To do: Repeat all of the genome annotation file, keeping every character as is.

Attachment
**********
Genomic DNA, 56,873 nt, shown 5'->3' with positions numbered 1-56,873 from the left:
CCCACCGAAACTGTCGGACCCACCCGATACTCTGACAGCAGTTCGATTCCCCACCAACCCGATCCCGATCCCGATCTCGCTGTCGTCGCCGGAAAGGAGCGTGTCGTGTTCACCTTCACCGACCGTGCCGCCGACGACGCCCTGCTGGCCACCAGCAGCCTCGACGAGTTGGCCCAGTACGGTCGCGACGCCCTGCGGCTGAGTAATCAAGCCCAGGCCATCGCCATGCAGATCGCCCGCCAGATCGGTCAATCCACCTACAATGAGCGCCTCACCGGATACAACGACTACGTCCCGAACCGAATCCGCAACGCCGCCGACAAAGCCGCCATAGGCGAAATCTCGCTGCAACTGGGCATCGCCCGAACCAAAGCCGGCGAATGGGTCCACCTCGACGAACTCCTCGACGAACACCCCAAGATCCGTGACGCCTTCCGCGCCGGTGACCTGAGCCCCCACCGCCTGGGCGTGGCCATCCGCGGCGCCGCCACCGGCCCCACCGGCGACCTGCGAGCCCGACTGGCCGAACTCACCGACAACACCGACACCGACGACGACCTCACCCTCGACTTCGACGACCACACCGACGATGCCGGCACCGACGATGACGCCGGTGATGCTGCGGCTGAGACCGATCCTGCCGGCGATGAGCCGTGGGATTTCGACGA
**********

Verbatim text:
Genomic DNA, 56,873 nt, shown 5'->3' with positions numbered 1-56,873 from the left:
CCCACCGAAACTGTCGGACCCACCCGATACTCTGACAGCAGTTCGATTCCCCACCAACCCGATCCCGATCCCGATCTCGCTGTCGTCGCCGGAAAGGAGCGTGTCGTGTTCACCTTCACCGACCGTGCCGCCGACGACGCCCTGCTGGCCACCAGCAGCCTCGACGAGTTGGCCCAGTACGGTCGCGACGCCCTGCGGCTGAGTAATCAAGCCCAGGCCATCGCCATGCAGATCGCCCGCCAGATCGGTCAATCCACCTACAATGAGCGCCTCACCGGATACAACGACTACGTCCCGAACCGAATCCGCAACGCCGCCGACAAAGCCGCCATAGGCGAAATCTCGCTGCAACTGGGCATCGCCCGAACCAAAGCCGGCGAATGGGTCCACCTCGACGAACTCCTCGACGAACACCCCAAGATCCGTGACGCCTTCCGCGCCGGTGACCTGAGCCCCCACCGCCTGGGCGTGGCCATCCGCGGCGCCGCCACCGGCCCCACCGGCGACCTGCGAGCCCGACTGGCCGAACTCACCGACAACACCGACACCGACGACGACCTCACCCTCGACTTCGACGACCACACCGACGATGCCGGCACCGACGATGACGCCGGTGATGCTGCGGCTGAGACCGATCCTGCCGGCGATGAGCCGTGGGATTTCGACGA